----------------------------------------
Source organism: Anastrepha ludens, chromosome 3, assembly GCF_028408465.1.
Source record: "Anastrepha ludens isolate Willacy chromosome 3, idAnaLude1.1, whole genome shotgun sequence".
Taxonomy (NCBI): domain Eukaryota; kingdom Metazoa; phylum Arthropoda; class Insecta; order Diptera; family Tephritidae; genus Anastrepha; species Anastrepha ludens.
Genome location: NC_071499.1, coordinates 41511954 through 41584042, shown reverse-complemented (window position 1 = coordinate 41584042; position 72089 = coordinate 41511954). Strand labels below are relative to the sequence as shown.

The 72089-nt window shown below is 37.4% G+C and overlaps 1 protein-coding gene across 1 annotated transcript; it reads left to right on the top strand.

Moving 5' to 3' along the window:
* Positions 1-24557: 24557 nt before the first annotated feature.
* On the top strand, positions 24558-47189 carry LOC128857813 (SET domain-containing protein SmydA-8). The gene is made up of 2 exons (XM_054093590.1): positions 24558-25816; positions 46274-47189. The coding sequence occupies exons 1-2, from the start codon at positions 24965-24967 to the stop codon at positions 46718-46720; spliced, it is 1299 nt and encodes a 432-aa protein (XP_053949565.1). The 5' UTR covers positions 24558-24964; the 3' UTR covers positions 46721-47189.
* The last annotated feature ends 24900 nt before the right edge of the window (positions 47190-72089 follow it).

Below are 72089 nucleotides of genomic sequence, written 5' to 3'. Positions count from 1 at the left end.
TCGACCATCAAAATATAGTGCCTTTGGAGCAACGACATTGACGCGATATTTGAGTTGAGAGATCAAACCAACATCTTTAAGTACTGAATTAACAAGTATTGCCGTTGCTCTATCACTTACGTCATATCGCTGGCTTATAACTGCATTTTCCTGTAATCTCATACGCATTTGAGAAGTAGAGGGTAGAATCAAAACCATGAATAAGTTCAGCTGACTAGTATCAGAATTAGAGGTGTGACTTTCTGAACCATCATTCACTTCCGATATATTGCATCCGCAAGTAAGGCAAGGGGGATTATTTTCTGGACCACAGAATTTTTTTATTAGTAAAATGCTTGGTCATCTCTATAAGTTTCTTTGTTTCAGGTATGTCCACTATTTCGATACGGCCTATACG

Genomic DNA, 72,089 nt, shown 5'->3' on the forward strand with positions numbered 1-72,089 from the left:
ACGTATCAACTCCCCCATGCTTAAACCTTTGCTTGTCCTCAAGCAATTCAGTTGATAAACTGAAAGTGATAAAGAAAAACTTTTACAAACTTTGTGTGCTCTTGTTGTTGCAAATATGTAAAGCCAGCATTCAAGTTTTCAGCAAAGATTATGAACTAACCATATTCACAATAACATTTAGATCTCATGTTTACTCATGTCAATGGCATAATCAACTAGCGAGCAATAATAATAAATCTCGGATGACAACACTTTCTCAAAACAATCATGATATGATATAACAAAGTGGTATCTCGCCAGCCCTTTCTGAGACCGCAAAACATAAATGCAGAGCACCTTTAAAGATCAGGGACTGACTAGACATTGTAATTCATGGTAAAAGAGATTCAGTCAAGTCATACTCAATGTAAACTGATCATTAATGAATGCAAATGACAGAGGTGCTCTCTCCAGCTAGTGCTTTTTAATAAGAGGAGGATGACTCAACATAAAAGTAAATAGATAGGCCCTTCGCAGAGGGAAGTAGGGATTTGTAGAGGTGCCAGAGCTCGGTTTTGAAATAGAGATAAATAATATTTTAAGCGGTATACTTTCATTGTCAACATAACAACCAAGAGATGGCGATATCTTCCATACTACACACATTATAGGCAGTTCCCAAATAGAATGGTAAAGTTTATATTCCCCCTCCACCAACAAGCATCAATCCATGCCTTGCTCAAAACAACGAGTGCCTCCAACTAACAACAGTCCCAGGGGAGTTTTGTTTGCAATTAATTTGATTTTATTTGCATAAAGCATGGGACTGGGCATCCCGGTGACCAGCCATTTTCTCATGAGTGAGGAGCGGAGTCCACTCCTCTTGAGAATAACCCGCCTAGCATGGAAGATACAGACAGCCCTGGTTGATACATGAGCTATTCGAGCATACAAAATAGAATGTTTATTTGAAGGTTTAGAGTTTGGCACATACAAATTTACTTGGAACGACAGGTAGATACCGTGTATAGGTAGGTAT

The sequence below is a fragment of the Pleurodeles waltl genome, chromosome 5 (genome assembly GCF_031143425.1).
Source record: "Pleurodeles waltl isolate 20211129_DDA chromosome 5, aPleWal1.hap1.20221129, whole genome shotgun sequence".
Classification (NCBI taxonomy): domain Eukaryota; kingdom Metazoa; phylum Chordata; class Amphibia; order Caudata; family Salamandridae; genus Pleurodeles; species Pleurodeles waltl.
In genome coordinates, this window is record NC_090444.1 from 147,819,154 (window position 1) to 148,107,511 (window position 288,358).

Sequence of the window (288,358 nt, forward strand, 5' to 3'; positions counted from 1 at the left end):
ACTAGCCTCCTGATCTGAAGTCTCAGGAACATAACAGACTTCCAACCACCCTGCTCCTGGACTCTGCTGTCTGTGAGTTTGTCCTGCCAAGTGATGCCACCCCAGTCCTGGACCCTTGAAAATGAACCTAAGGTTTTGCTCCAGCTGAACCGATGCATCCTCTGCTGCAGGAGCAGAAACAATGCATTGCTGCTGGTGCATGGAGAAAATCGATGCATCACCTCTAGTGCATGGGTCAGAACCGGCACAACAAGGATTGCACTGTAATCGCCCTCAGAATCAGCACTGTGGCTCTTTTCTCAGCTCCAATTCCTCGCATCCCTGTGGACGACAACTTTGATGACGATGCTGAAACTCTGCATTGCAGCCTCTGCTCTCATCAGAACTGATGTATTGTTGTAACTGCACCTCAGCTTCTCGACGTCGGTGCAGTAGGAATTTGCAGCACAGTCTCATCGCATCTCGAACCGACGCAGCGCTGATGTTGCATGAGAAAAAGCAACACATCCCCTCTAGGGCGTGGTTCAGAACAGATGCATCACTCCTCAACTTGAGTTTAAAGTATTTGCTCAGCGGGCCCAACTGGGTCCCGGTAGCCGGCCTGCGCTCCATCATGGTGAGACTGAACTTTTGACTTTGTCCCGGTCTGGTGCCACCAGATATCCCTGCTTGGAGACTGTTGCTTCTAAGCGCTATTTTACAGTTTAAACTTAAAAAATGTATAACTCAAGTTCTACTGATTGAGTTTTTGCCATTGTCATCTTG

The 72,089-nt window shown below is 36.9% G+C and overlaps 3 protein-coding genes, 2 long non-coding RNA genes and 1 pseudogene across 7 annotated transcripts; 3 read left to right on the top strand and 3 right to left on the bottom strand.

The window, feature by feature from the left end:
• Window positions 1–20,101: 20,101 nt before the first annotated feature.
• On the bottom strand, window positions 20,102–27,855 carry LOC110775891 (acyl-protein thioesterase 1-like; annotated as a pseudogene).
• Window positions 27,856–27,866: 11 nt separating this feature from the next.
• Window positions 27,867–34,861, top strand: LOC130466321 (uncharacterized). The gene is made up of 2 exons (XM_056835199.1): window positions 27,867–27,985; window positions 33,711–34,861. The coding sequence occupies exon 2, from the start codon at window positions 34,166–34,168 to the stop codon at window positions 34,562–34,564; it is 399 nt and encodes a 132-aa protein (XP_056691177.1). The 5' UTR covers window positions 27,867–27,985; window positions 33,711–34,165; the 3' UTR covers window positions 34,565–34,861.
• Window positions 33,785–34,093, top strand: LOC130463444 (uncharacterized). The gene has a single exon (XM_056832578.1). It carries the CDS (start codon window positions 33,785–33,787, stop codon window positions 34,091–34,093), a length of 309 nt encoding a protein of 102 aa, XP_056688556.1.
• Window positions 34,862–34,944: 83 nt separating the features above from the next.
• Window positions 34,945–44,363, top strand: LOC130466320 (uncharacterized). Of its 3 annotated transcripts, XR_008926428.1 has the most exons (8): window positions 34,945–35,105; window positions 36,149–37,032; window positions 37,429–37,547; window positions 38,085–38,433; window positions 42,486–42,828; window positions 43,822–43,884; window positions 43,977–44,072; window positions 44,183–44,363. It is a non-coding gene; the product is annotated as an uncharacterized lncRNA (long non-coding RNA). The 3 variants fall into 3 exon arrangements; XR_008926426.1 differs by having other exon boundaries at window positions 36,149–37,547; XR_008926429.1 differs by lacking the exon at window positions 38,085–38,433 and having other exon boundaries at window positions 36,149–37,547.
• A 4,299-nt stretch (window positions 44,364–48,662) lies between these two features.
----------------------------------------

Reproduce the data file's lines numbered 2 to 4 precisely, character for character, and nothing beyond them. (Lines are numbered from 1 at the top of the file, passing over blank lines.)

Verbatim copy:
Source record: "Anastrepha ludens isolate Willacy chromosome 3, idAnaLude1.1, whole genome shotgun sequence".
Taxonomy (NCBI): domain Eukaryota; kingdom Metazoa; phylum Arthropoda; class Insecta; order Diptera; family Tephritidae; genus Anastrepha; species Anastrepha ludens.
Genome location: NC_071499.1, coordinates 41511954 through 41584042, shown reverse-complemented (window position 1 = coordinate 41584042; position 72089 = coordinate 41511954). Strand labels below are relative to the sequence as shown.